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Silent Film Star Buster Keaton Gets Loving Tribute in Pasadena "Stoneface" Play

French Stewart becomes Buster Keaton in "Stoneface."
Jim Cox

Regional Play


I grew up watching silent movies. Sure, I also love "talkies" but I remember going to the library and checking out movies and watching them on our old movie projector.

It seems a lot of cinema history is forgotten by today's generation. Maybe this makes me sound old, but one thing I love about the arts is it's timeless. Perhaps sometimes out of date, but the arts always give us a glimpse of a certain period of time.

I was so delighted to hear that the Pasadena Playhouse would be presenting "Stoneface," an original play by Vanessa Claire Stewart on the lives and times of Buster Keaton. This was also thrilling to see that the Playhouse has survived their near closure and is bringing Broadway level productions to their theatre.

Keaton was a stoneface straight man comedian who was an expert at physically comedy. His story of turning to alcohol until it almost killed him and being guilty by association in the scandal of Fatty Arbuckle are included in this story which also adds a great bit of comedy to the drama.

"Stoneface" starts off as a silent movie and pulls the audience in immediately. We are transported back to the early 1920s when Keaton and Arbuckle made beautiful silence together.

French Stewart as Keaton proves he's an actor of many layers and can reach for your heart strings as easy as your funny bone. He adds a raw emotional core to his portrayal and easily steps in the shoes of Keaton, right down to performing the physical comedy as he becomes the character thanks in part to perfect hair and make-up.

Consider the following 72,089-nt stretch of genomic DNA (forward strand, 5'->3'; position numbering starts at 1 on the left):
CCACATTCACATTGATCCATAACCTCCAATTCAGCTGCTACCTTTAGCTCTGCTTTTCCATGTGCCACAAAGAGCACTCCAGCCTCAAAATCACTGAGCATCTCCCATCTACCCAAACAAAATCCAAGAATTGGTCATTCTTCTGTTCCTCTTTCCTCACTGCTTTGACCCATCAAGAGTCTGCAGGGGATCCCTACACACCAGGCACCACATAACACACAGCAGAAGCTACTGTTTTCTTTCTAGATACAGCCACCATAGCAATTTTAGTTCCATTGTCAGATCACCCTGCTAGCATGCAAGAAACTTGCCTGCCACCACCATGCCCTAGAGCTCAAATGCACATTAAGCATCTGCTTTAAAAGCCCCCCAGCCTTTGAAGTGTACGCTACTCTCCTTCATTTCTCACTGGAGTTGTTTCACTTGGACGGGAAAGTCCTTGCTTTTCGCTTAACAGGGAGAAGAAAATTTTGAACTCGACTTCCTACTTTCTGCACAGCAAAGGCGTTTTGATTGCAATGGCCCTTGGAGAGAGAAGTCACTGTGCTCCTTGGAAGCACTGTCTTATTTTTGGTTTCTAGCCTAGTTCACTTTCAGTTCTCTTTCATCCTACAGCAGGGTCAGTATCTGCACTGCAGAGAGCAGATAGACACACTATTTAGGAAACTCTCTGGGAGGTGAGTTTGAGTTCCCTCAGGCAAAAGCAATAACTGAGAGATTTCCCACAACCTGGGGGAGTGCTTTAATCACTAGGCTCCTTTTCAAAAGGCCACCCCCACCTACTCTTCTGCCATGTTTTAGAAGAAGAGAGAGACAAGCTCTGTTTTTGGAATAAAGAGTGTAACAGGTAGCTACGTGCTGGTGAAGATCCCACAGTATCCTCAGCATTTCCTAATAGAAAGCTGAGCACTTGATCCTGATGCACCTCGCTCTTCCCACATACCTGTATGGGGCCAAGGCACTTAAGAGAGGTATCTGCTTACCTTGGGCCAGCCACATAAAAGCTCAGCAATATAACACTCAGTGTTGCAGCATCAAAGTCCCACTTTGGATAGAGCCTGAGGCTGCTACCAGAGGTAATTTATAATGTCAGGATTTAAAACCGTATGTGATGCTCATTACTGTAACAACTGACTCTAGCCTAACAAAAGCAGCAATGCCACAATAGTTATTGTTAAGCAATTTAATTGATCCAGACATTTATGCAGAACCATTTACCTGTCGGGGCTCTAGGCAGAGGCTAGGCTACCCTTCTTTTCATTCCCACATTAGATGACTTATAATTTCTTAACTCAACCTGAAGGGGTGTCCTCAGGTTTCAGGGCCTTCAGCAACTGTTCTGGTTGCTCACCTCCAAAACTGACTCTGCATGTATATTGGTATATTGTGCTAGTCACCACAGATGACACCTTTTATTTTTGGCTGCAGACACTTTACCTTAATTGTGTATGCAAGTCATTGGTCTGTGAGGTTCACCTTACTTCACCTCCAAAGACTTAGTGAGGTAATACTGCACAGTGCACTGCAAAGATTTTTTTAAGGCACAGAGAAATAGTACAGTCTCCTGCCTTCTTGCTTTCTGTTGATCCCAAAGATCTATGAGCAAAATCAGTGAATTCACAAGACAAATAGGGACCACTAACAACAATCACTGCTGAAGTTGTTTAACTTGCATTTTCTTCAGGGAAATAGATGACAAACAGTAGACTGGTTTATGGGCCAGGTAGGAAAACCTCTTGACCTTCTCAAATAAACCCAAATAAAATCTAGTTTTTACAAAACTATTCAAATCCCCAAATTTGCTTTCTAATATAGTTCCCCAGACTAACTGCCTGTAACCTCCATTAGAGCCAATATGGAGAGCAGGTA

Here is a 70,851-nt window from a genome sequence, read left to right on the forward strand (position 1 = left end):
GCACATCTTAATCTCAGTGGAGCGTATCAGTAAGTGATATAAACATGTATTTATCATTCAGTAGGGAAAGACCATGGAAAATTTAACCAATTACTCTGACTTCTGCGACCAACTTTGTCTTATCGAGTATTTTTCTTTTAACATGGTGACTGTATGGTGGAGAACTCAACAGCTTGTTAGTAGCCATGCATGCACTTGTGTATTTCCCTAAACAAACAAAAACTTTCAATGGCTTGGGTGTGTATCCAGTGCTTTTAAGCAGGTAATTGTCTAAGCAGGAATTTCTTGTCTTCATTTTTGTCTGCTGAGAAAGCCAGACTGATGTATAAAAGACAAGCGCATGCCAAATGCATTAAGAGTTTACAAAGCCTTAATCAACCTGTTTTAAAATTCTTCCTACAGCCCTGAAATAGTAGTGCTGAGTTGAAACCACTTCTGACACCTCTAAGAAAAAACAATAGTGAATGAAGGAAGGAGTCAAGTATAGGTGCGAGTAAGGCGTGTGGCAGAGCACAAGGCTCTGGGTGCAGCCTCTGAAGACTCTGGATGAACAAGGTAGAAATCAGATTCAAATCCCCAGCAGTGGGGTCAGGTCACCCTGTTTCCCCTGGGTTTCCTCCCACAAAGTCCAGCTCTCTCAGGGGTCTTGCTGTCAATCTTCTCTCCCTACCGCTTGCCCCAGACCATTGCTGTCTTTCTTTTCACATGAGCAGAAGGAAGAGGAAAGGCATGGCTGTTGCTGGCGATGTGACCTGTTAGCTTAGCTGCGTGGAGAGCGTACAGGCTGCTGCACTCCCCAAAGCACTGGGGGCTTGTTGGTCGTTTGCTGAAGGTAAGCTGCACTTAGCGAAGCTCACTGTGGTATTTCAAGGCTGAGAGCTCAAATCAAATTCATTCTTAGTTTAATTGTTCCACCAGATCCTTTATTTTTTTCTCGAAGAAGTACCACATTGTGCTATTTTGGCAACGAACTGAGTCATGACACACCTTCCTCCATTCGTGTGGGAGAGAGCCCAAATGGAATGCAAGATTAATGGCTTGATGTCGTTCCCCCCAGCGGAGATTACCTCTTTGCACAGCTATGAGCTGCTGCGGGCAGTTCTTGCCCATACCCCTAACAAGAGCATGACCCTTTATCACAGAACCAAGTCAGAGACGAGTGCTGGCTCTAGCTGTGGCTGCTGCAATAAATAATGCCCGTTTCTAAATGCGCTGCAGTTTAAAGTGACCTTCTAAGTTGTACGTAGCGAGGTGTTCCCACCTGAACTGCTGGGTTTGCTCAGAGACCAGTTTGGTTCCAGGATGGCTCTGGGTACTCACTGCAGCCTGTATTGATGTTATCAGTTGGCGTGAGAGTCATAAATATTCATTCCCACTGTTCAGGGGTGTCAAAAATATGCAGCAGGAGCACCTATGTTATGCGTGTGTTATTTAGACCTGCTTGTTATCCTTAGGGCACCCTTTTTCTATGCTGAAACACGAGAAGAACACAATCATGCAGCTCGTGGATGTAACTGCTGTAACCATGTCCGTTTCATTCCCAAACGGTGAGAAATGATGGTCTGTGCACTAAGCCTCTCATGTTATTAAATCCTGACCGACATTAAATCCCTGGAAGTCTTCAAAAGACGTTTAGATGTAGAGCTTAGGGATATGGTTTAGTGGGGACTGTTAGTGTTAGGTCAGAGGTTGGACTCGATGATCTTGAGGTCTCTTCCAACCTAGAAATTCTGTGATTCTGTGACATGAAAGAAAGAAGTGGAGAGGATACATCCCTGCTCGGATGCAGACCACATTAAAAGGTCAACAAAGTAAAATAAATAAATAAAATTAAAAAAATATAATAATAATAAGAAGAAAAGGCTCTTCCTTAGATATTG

He is well supported by Scott Leggett as Arbuckle, who also embodies the comedian. The two have great chemistry and have several memorable scenes together, especially the bit that involves the strings at the beginning of the second act.

Another stand out is Joe Fria as the young Buster Keaton who actually makes several appearances as the conscious of Keaton when he is in the process of making some bad decisions.

Director Jaime Robledo has put together a beautiful story with his great use of silent scenes, camera projected images and sets that sometimes are more extensive that what might have been needed for a two minute scene. Robledo seems to have taken no short cuts to bring to life this beautiful postcard on a man who could make us laugh all the way facing his own demons.

Scenic Designer Joel Daavid and Fight Director Mike Mahaffey also deserve special recognition for enhancing a show that is full of professionals at the top of their game.

While the show could have been a tad shorter and Tony Award winner Daisy Eagan could have been utilized more, "Stoneface" still is a wonderful play and production and I only hope it reaches a bigger audience.

It plays through June 29. Get more information and tickets at

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